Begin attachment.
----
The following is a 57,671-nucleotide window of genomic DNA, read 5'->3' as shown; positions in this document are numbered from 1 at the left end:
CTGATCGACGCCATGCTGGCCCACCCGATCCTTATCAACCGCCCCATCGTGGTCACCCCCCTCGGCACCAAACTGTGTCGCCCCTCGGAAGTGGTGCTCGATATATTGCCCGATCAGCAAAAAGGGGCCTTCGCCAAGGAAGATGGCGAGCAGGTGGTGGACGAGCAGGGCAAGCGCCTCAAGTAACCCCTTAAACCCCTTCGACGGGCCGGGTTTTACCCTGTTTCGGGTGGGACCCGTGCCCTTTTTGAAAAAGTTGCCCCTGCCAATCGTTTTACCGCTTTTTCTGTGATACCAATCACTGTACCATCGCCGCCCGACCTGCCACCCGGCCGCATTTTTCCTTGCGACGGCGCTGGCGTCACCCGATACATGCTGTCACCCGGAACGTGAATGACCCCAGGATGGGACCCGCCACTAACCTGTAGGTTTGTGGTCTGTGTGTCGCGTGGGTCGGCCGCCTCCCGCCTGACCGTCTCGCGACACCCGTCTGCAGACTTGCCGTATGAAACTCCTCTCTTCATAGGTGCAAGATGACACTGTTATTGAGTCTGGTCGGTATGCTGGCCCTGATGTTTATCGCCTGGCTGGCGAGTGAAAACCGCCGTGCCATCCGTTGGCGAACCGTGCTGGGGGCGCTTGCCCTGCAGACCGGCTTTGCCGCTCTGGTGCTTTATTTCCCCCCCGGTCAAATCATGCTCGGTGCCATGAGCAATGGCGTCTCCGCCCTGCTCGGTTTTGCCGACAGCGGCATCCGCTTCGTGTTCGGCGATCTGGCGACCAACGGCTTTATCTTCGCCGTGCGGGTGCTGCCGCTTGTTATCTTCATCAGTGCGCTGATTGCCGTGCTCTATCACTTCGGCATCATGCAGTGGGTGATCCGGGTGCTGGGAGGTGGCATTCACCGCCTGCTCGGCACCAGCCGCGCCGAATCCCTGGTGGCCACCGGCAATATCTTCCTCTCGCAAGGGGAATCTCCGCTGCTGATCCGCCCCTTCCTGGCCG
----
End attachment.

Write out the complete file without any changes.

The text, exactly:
The following is a 57,671-nucleotide window of genomic DNA, read 5'->3' as shown; positions in this document are numbered from 1 at the left end:
CTGATCGACGCCATGCTGGCCCACCCGATCCTTATCAACCGCCCCATCGTGGTCACCCCCCTCGGCACCAAACTGTGTCGCCCCTCGGAAGTGGTGCTCGATATATTGCCCGATCAGCAAAAAGGGGCCTTCGCCAAGGAAGATGGCGAGCAGGTGGTGGACGAGCAGGGCAAGCGCCTCAAGTAACCCCTTAAACCCCTTCGACGGGCCGGGTTTTACCCTGTTTCGGGTGGGACCCGTGCCCTTTTTGAAAAAGTTGCCCCTGCCAATCGTTTTACCGCTTTTTCTGTGATACCAATCACTGTACCATCGCCGCCCGACCTGCCACCCGGCCGCATTTTTCCTTGCGACGGCGCTGGCGTCACCCGATACATGCTGTCACCCGGAACGTGAATGACCCCAGGATGGGACCCGCCACTAACCTGTAGGTTTGTGGTCTGTGTGTCGCGTGGGTCGGCCGCCTCCCGCCTGACCGTCTCGCGACACCCGTCTGCAGACTTGCCGTATGAAACTCCTCTCTTCATAGGTGCAAGATGACACTGTTATTGAGTCTGGTCGGTATGCTGGCCCTGATGTTTATCGCCTGGCTGGCGAGTGAAAACCGCCGTGCCATCCGTTGGCGAACCGTGCTGGGGGCGCTTGCCCTGCAGACCGGCTTTGCCGCTCTGGTGCTTTATTTCCCCCCCGGTCAAATCATGCTCGGTGCCATGAGCAATGGCGTCTCCGCCCTGCTCGGTTTTGCCGACAGCGGCATCCGCTTCGTGTTCGGCGATCTGGCGACCAACGGCTTTATCTTCGCCGTGCGGGTGCTGCCGCTTGTTATCTTCATCAGTGCGCTGATTGCCGTGCTCTATCACTTCGGCATCATGCAGTGGGTGATCCGGGTGCTGGGAGGTGGCATTCACCGCCTGCTCGGCACCAGCCGCGCCGAATCCCTGGTGGCCACCGGCAATATCTTCCTCTCGCAAGGGGAATCTCCGCTGCTGATCCGCCCCTTCCTGGCCG